Wanna find Point Nemo? Look here
© zooom.at / Matea Zlatkovic
From BBC by Ella Davies
Where do you go to get away from it all?
When the stress of everyday life pushes you to search for the most remote point on Earth, you might be surprised to learn there are actually a few to choose from.
But if you have decent sea legs, nothing beats the furthest point from land, also known as the "oceanic pole of inaccessibility".
Since its official title is a bit of a mouthful, it has been nicknamed Point Nemo, after author Jules Verne's famous seafaring anti-hero Captain Nemo.
The name means "no-one" in Latin which is fitting for a place so rarely visited by man.
Point Nemo is located over 1,000 miles (1,600km) equidistantly from the coasts of three far-flung islands. Ducie Island (one of the Pitcairn islands) is to the north, Motu Nui (of the Easter Island chain) is to the north-east and Maher Island (off the coast of Antarctica) is to the south.
It is a rather peculiar place.
The oceanic pole of inaccessibility was officially discovered in 1992 by survey engineer Hrvoje Lukatela.
Instead of launching an expedition, Lukatela stayed on dry land and calculated the point's location using specialist computer software.
Rather than simply putting a pin in a flat projection of the Earth, the software incorporated the planet's ellipsoid shape for maximum accuracy.
It seems unlikely that the point will move significantly within the foreseeable future.
It is possible that better measurements, or coastal erosion, would shift the location of Point Nemo, "but only in the order of metres".
Point Nemo is so far from land, the nearest humans are often astronauts.
The International Space Station orbits the Earth at a maximum of 258 miles (416km).
Meanwhile the nearest inhabited landmass to Point Nemo is over 1,670 miles (2,700km) away.
The Mir space station, before it crashed into the Pacific (Credit: NASA Photo/Alamy)
In fact the whole region around Point Nemo is well known to space agencies.
Over a hundred decommissioned spacecraft are thought to now occupy this "spacecraft cemetery", from satellites and cargo ships to the defunct space station Mir.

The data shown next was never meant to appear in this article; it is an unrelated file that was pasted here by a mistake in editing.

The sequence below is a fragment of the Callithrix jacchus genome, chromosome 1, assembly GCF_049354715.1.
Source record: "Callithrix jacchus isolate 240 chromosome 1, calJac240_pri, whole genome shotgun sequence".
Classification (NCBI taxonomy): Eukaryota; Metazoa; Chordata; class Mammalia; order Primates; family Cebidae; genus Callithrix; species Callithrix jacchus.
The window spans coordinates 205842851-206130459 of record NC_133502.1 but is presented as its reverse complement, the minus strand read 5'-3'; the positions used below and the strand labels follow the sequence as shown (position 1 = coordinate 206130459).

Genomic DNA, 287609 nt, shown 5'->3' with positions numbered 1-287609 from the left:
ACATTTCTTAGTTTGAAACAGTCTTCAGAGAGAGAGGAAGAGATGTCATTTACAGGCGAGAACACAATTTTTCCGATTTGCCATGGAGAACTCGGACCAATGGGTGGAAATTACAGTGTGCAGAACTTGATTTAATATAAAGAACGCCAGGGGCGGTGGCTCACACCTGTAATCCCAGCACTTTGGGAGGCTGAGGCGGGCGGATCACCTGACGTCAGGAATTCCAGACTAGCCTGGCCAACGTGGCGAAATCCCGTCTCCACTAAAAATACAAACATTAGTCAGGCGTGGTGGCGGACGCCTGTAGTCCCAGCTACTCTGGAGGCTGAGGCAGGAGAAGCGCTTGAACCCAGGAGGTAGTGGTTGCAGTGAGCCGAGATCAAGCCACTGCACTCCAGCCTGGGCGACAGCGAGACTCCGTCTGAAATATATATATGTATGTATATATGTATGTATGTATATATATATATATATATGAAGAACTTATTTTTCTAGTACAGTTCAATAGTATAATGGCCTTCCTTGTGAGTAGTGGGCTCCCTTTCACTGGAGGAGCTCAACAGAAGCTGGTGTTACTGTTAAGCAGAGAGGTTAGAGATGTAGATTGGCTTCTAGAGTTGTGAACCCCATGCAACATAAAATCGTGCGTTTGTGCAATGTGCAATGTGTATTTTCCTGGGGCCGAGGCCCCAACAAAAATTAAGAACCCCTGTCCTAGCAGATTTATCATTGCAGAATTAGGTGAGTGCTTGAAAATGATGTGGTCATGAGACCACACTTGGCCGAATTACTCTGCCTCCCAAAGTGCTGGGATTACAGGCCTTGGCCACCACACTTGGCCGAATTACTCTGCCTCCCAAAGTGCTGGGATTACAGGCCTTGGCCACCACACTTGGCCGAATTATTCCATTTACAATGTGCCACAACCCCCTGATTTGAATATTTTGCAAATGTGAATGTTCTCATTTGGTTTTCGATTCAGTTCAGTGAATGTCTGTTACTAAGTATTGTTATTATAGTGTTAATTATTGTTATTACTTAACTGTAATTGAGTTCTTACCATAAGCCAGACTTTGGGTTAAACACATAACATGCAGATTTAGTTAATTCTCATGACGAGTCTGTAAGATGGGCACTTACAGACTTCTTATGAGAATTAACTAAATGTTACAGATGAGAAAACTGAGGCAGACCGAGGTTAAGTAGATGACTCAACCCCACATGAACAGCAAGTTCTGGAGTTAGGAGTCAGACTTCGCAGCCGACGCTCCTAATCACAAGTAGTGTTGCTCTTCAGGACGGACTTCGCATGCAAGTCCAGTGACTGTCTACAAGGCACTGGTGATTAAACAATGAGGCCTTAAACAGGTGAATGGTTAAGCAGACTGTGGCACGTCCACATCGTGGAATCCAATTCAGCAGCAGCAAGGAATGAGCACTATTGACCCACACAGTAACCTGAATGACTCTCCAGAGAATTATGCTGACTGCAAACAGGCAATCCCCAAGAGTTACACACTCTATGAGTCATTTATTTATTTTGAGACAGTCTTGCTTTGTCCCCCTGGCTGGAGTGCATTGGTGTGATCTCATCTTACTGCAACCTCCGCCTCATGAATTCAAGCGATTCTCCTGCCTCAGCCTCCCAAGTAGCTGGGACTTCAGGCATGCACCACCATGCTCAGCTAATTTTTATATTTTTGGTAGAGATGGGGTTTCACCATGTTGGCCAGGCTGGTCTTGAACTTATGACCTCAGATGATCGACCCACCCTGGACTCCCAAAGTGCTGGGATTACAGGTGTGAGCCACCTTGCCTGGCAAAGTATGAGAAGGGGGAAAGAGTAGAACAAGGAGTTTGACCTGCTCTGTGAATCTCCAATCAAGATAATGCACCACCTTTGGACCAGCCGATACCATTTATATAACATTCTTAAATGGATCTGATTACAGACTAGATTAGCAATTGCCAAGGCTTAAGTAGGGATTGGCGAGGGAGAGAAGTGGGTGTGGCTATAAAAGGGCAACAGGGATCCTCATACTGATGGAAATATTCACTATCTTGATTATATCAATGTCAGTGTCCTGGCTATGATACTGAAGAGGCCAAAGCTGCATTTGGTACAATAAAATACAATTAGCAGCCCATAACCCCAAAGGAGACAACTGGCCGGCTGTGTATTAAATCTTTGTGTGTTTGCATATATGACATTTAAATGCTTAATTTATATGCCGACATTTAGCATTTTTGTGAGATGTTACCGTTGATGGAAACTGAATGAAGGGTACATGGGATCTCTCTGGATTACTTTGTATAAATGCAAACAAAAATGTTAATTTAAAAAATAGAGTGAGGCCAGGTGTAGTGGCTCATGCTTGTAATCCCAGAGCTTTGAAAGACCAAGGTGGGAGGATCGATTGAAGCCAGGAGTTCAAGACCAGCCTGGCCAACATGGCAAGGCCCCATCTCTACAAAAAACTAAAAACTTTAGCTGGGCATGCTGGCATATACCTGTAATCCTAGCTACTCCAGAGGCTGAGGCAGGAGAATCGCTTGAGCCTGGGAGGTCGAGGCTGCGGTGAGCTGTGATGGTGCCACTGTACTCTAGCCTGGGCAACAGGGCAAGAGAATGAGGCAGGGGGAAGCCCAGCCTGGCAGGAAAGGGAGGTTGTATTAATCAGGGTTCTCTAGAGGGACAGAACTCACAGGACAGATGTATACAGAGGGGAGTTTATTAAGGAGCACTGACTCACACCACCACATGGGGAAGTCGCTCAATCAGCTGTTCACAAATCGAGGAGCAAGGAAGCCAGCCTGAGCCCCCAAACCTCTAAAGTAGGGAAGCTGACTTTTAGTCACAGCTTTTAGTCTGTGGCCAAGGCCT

Rather than single monuments to the history of space travel, the remains are spread across the ocean floor in bits, says space archaeologist Alice Gorman of Flinders University in Adelaide, Australia.
"Spacecraft do not survive atmospheric re-entry whole," says Gorman. "Most of them burn up in the fierce heat. The most common components to survive are fuel tanks and pressure vehicles, which are part of the fuel system. These are generally made of titanium alloys or stainless steel, often encased in complex carbon fibres, which are resistant to high temperatures."
While smaller fragments burn up in the atmosphere, leaving nothing but an impressive light show, Gorman says the larger parts of the 143-tonne Mir were reputed to have washed up on Fijian beaches, while the rest sank to the ocean depths.
"Like shipwrecks, they create habitats that will be colonised by anything and everything that lives at that depth," says Gorman.
"Unless there is residual fuel that leaks out, there should not be a hazard to aquatic life."
Rumours have long swirled about what might live at Point Nemo.
Despite writing 66 years before its discovery, science fiction author HP Lovecraft chose a site eerily close to the oceanic pole of inaccessibility for R'lyeh, the home of his legendary tentacle-faced creature Cthulhu.
In 1997, oceanographers recorded a mysterious noise less than 1,240 miles (2,000km) east of Point Nemo.
This led to a great deal of excitement, and a fair bit of trepidation.
The sound, dubbed "the Bloop", was louder than even a blue whale – leading to speculation that it was made by some unknown sea monster.